Unlike other young men who desired to become economists, they were not dependent upon the institutions controlled by the liberal school for access to the public ear and consequently for the opportunity to gain a livelihood and a reputation. Their positions were secure, and they had the best audience possible, the young men who were being trained for the public service and for the other positions of responsibility and power in the country. They could, therefore, be independent and open-minded.
This independence and open-mindedness has not resulted in the development of a new school or of a group of men who are in essential agreement with each other regarding doctrinal or other matters, but it has infused new life into the science and inaugurated an era of activity and of great promise.
As leaders and typical representatives of this new epoch may be cited Paul Cauwès and Charles Gide. The former had an excellent legal and historical training and was favourably disposed towards the German historical school and the ideas of Frederick List. He repudiated the doctrines of laissez-faire and free trade and strongly favoured intervention by the state in economic and social matters. From his vantage ground in the law faculty of the University of Paris, he was able to create a stir in orthodox circles and to exert strong influence in the direction of the modification of prevailing ideas. His chief publication in book form is Précis du cours d'économie politique, 2 vols., 1878–80, and 4th ed., 4 vols., 1894.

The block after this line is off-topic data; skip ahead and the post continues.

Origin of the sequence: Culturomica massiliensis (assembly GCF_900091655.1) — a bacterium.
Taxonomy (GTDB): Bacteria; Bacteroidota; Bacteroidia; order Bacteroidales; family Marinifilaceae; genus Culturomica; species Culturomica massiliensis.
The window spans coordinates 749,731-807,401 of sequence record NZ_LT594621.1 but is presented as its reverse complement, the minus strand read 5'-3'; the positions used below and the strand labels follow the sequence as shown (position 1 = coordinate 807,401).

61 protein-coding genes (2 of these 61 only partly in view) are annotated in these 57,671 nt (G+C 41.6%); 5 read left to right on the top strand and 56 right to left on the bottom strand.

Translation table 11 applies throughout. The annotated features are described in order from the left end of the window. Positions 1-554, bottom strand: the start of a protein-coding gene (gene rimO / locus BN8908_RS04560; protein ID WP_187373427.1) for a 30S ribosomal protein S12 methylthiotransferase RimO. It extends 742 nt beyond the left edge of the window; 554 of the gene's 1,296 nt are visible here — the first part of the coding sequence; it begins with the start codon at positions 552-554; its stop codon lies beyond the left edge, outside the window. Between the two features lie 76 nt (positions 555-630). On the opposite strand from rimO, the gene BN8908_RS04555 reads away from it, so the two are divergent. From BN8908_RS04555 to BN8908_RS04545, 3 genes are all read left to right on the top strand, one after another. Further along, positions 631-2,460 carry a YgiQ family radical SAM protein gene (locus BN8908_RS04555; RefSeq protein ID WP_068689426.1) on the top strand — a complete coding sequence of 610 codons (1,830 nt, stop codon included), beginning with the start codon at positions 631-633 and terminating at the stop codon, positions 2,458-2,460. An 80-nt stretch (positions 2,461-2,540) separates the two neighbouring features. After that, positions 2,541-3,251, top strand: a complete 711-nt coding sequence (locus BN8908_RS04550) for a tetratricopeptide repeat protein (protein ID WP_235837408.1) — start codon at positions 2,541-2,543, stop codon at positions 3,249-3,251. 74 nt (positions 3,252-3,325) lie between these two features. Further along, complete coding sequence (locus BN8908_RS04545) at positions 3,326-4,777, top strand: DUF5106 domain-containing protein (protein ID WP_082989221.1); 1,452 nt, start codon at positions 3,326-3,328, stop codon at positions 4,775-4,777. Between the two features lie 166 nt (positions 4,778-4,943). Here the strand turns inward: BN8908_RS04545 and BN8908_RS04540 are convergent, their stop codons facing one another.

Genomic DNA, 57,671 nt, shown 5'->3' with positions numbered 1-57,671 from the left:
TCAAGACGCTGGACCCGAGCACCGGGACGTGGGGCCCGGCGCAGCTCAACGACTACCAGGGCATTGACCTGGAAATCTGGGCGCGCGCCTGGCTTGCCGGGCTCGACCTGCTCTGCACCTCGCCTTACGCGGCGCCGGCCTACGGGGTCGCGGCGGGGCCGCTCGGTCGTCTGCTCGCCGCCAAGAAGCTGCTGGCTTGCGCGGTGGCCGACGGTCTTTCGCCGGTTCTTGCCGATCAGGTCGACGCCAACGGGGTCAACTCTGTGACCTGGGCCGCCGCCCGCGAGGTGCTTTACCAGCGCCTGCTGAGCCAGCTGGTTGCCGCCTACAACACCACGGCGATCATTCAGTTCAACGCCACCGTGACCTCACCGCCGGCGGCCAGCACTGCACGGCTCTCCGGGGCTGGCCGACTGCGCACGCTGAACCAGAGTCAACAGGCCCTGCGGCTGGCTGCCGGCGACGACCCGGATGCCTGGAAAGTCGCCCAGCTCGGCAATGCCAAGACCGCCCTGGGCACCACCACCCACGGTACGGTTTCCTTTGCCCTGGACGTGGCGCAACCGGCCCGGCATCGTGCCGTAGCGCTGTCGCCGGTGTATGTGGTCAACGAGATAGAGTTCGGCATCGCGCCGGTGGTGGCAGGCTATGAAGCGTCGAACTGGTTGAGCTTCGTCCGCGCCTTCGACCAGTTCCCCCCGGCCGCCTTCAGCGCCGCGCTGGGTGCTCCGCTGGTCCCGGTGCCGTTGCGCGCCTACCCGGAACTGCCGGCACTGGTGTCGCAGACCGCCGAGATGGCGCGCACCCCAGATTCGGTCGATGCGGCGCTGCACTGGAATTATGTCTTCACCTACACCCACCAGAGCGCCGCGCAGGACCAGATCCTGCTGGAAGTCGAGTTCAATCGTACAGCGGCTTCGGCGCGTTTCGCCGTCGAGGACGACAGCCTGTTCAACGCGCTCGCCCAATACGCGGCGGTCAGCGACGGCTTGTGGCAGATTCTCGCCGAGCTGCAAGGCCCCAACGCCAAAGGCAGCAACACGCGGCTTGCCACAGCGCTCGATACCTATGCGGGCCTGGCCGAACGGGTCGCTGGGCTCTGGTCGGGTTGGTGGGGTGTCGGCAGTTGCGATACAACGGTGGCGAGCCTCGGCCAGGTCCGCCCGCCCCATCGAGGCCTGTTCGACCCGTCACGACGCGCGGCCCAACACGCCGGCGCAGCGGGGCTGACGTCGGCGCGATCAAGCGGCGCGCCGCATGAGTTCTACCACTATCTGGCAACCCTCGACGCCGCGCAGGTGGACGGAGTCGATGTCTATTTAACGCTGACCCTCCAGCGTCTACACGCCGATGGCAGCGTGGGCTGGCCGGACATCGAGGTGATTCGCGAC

Charles Gide began his career in the south of France, but for a number of years has also been a professor in the law faculty at Paris. From the standpoint of orthodox economists he is also considered a radical, and has even been accused of socialistic tendencies. His work has attracted attention outside as well as inside of France and merits a place among the best of the productions of the economists of the present generation. In 1884 he published a text-book (Principes d'économie politique], which has passed through several editions and has been translated into many languages, and in 1909, in collaboration with Charles Rist, he published one of the best histories of economic doctrine extant in any language (Histoire des doctrines économiques depuis ks physiocrates jusqu'd nos jours). He is a strong believer in co-operation and has written a volume on that subject (La co-opération), also one on the condition of social legislation in France, published in connection with the Exposition of 1900 (L'économie sociale, 3d ed., 1907). In his writings he has also attempted to apply Christianity to the solution of economic problems.